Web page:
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Ecological community structure is particularly important in vector-borne zoonotic diseases with complex life cycles. Qualitative community model analysis may provide a meaningful alternative to standard population-based models of vector-borne
disease. We built on recent mathematical developments in qualitative community modeling coupled with conventional biomathematical models of vector-borne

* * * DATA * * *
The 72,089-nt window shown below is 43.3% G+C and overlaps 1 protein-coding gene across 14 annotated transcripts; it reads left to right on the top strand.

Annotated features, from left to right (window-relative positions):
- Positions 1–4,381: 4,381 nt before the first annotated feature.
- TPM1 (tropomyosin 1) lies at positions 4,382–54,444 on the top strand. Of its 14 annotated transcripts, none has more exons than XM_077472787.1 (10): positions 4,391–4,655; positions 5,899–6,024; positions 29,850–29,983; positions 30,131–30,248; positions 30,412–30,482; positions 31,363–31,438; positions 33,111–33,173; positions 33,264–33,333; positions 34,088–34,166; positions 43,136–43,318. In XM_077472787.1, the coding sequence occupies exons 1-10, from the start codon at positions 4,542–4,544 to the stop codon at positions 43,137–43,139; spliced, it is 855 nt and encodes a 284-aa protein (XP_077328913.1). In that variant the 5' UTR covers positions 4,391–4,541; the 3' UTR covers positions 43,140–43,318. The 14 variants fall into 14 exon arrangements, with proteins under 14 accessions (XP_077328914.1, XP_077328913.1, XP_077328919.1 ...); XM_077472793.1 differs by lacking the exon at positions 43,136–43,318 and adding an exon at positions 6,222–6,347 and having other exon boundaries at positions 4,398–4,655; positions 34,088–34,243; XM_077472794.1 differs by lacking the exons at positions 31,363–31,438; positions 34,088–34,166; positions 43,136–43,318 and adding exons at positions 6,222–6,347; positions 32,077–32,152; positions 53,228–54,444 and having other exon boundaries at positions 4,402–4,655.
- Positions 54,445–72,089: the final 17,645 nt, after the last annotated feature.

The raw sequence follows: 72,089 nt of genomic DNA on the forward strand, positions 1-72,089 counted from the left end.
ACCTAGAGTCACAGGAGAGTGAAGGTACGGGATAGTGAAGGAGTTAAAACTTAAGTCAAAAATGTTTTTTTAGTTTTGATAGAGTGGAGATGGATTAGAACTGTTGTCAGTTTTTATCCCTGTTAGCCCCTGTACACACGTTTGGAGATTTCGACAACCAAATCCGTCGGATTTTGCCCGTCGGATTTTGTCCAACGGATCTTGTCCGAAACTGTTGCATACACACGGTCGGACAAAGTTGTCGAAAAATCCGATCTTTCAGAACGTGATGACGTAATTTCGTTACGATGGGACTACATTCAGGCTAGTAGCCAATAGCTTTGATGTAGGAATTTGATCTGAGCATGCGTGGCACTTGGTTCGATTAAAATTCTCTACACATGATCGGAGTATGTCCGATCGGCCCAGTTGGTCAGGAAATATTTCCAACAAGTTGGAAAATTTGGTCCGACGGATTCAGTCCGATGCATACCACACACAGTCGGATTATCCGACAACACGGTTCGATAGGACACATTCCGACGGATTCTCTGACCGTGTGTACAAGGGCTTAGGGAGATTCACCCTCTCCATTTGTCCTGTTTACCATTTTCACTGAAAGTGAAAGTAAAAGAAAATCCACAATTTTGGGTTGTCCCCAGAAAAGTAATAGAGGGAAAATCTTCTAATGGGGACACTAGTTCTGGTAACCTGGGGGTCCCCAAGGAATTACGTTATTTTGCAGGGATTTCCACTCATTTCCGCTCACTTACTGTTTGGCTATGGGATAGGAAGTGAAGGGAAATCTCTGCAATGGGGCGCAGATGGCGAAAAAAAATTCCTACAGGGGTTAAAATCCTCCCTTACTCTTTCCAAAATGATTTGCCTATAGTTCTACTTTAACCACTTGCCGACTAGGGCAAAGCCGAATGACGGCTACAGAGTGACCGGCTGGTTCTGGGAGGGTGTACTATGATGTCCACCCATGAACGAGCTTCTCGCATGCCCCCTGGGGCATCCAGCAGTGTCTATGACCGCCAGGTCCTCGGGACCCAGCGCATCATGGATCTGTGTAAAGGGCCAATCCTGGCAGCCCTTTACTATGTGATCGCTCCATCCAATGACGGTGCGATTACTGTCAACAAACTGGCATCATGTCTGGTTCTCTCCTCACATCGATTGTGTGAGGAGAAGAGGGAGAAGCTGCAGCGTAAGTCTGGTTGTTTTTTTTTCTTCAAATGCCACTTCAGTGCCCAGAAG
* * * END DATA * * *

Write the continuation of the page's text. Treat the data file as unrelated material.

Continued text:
disease transmission, to provide a procedure to analyze risk. Using this procedure, we can hypothesize changes in risk of vector-borne
disease from disturbances, such as control measures, habitat alteration, or global warming. We demonstrate the application of this procedure to an oak forest community to predict the risk of
Lyme disease. Our predictions of
Lyme disease risk in an oak forest community confirm reports of positive associations between deer abundance and risk of
disease and are consistent with published observations.